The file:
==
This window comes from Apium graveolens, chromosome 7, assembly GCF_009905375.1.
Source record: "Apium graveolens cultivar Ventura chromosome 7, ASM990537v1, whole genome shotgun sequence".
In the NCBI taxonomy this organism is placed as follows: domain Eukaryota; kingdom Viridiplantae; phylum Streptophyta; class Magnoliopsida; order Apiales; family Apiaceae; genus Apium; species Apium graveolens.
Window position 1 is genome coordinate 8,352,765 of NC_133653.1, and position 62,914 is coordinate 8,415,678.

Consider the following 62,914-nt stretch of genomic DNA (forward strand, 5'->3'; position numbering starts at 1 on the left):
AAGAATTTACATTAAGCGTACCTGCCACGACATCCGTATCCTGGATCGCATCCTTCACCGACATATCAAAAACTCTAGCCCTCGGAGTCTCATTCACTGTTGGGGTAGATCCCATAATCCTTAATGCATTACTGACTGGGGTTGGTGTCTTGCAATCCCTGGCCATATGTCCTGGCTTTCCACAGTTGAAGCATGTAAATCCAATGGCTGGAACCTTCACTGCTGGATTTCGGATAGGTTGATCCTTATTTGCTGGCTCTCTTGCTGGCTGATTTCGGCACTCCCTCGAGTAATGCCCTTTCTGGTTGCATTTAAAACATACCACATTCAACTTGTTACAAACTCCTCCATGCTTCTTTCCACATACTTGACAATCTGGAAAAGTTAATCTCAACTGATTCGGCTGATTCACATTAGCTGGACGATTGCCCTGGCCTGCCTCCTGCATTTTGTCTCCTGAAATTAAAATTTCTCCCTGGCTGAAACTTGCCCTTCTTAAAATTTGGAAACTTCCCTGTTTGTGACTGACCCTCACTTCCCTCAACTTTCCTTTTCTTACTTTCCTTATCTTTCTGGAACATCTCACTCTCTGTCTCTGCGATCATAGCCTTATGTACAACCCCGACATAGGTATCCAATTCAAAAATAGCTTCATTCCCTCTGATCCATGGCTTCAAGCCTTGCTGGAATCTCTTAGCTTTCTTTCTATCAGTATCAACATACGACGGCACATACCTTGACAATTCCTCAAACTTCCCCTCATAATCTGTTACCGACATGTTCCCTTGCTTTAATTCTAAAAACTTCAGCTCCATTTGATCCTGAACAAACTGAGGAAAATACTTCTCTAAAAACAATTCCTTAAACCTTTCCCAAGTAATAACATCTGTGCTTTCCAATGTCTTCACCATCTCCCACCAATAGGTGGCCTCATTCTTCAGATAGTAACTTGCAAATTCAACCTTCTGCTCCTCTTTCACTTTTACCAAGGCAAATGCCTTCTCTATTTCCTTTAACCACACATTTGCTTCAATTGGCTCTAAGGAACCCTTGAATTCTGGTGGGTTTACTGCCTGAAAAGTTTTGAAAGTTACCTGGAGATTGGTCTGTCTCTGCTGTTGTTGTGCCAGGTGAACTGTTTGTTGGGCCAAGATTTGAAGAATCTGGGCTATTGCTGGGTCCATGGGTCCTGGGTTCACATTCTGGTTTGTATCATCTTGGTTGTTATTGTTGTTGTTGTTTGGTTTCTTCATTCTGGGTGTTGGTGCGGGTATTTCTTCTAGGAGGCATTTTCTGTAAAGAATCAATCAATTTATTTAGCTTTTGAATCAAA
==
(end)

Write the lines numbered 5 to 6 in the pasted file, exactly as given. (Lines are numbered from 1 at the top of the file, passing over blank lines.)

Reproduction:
Consider the following 62,914-nt stretch of genomic DNA (forward strand, 5'->3'; position numbering starts at 1 on the left):
AAGAATTTACATTAAGCGTACCTGCCACGACATCCGTATCCTGGATCGCATCCTTCACCGACATATCAAAAACTCTAGCCCTCGGAGTCTCATTCACTGTTGGGGTAGATCCCATAATCCTTAATGCATTACTGACTGGGGTTGGTGTCTTGCAATCCCTGGCCATATGTCCTGGCTTTCCACAGTTGAAGCATGTAAATCCAATGGCTGGAACCTTCACTGCTGGATTTCGGATAGGTTGATCCTTATTTGCTGGCTCTCTTGCTGGCTGATTTCGGCACTCCCTCGAGTAATGCCCTTTCTGGTTGCATTTAAAACATACCACATTCAACTTGTTACAAACTCCTCCATGCTTCTTTCCACATACTTGACAATCTGGAAAAGTTAATCTCAACTGATTCGGCTGATTCACATTAGCTGGACGATTGCCCTGGCCTGCCTCCTGCATTTTGTCTCCTGAAATTAAAATTTCTCCCTGGCTGAAACTTGCCCTTCTTAAAATTTGGAAACTTCCCTGTTTGTGACTGACCCTCACTTCCCTCAACTTTCCTTTTCTTACTTTCCTTATCTTTCTGGAACATCTCACTCTCTGTCTCTGCGATCATAGCCTTATGTACAACCCCGACATAGGTATCCAATTCAAAAATAGCTTCATTCCCTCTGATCCATGGCTTCAAGCCTTGCTGGAATCTCTTAGCTTTCTTTCTATCAGTATCAACATACGACGGCACATACCTTGACAATTCCTCAAACTTCCCCTCATAATCTGTTACCGACATGTTCCCTTGCTTTAATTCTAAAAACTTCAGCTCCATTTGATCCTGAACAAACTGAGGAAAATACTTCTCTAAAAACAATTCCTTAAACCTTTCCCAAGTAATAACATCTGTGCTTTCCAATGTCTTCACCATCTCCCACCAATAGGTGGCCTCATTCTTCAGATAGTAACTTGCAAATTCAACCTTCTGCTCCTCTTTCACTTTTACCAAGGCAAATGCCTTCTCTATTTCCTTTAACCACACATTTGCTTCAATTGGCTCTAAGGAACCCTTGAATTCTGGTGGGTTTACTGCCTGAAAAGTTTTGAAAGTTACCTGGAGATTGGTCTGTCTCTGCTGTTGTTGTGCCAGGTGAACTGTTTGTTGGGCCAAGATTTGAAGAATCTGGGCTATTGCTGGGTCCATGGGTCCTGGGTTCACATTCTGGTTTGTATCATCTTGGTTGTTATTGTTGTTGTTGTTTGGTTTCTTCATTCTGGGTGTTGGTGCGGGTATTTCTTCTAGGAGGCATTTTCTGTAAAGAATCAATCAATTTATTTAGCTTTTGAATCAAA